The concept of a Northern Powerhouse was coined more than a year ago by Chancellor George Osborne to describe his vision of a more prosperous north.
At the time, questions were asked about whether the impact of Northern Powerhouse plans would be felt on the ground.
Since then, the project to re-balance the UK economy has begun to gain momentum, with Greater Manchester in particular seizing the idea with both hands and agreeing to elect a mayor in order to get powers over the likes of transport, fire services and planning.
So, if the North East follows suit and gets over the issue of a mayor, which has become something of a stumbling block, what impact could that have on home owners and prospective buyers?
Well, the Conservatives have done some number crunching, using data from the Office for National Statistics along with information from the House Price Index and the Annual Survey of Hours and Earnings.
The idea was to put together a picture showing how affordable property has been, taking into account average earnings, for the UK since 2000.
Results show affordability in the North East has been steadily reducing over the years. In 2000, the average house price in the region was around 4.5 times average earnings. This crept up to nearly nine times in 2007 and stood at eight times average earnings for 2014.
If the region enjoys further economic growth, as Osborne set out, that could naturally have a knock-on effect on property prices.
As areas become more desirable, house prices are likely to rise. But, will earnings keep pace, meaning that affordability ratios stay the same, or will prospective buyers find themselves even further away from that first rung on the property ladder?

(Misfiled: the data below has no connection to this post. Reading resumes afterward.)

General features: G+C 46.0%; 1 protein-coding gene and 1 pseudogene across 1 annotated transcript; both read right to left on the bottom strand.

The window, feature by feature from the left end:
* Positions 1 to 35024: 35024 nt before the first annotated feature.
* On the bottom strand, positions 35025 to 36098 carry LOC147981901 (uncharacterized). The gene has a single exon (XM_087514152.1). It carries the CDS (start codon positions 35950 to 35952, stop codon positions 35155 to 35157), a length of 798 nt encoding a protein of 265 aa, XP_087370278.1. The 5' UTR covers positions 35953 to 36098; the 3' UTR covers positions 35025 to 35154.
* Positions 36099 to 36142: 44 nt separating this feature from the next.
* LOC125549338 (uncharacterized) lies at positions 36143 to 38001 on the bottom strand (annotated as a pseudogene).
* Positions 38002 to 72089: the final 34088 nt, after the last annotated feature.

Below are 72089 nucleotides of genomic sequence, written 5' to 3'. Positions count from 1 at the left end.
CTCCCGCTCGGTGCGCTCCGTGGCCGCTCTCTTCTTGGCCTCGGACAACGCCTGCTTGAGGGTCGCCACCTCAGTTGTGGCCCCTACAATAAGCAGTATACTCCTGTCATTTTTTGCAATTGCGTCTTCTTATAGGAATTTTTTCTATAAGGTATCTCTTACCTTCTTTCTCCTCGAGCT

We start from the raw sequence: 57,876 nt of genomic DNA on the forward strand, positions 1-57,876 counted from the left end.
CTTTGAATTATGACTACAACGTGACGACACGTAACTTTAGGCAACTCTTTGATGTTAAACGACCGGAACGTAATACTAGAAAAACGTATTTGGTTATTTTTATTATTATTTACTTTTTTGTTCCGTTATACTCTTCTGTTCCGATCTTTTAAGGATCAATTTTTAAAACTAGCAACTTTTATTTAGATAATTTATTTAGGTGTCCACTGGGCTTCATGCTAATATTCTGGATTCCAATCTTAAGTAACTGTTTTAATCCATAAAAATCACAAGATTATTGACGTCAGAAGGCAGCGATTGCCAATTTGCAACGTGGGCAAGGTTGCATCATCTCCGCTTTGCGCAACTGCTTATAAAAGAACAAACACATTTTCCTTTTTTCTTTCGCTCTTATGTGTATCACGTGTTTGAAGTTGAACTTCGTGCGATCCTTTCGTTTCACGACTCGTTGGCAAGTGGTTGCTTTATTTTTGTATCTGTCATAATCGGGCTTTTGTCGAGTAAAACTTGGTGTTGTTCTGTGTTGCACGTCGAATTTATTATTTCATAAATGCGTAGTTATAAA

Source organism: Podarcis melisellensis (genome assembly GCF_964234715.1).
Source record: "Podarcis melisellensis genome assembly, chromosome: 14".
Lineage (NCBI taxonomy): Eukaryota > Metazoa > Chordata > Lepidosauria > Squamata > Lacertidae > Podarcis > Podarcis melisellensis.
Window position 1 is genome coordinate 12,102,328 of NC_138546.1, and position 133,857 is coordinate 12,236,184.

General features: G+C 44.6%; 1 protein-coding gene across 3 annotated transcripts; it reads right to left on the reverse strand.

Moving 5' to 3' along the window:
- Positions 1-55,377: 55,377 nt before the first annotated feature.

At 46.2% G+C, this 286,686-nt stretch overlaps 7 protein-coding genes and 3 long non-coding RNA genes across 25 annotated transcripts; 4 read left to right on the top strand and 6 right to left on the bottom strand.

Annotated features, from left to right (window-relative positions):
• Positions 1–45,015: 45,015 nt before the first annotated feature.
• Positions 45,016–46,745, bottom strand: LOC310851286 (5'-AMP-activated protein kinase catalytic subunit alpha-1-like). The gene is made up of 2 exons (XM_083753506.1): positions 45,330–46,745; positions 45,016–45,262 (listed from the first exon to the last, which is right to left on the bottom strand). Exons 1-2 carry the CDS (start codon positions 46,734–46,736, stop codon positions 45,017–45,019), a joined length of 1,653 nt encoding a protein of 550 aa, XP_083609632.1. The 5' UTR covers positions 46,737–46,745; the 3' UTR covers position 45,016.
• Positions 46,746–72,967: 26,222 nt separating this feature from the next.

That largely depends on whether supply increases with the demand which could come from more people being in secure work, and with the calibre of the work on offer rising.
If the North East is able to seize power over transport, for example, gaining the ability to invest in better links and infrastructure, then that will influence property prices wherever improvements are made. The gentrification of an area, which has been dubbed the Waitrose Effect, where there are increasing numbers of wealthier residents in a community, also pushes the cost of buying a house up.
While growth must be welcomed, economic success does bring with it questions over the affordability of property. It could be that as well as being part of the Northern Powerhouse, the region becomes a property powerhouse.
Martin Williamson is Head of Residential Property at Latimer Hinks Solicitors in Darlington. Latimer Hinks has a team of around 40 people serving private and corporate clients. For further information: www.latimerhinks.co.uk or call 01325 341500.
Please note: This article is intended as guidance only and does not constitute advice, financial or otherwise.
For further information please contact Martin Williamson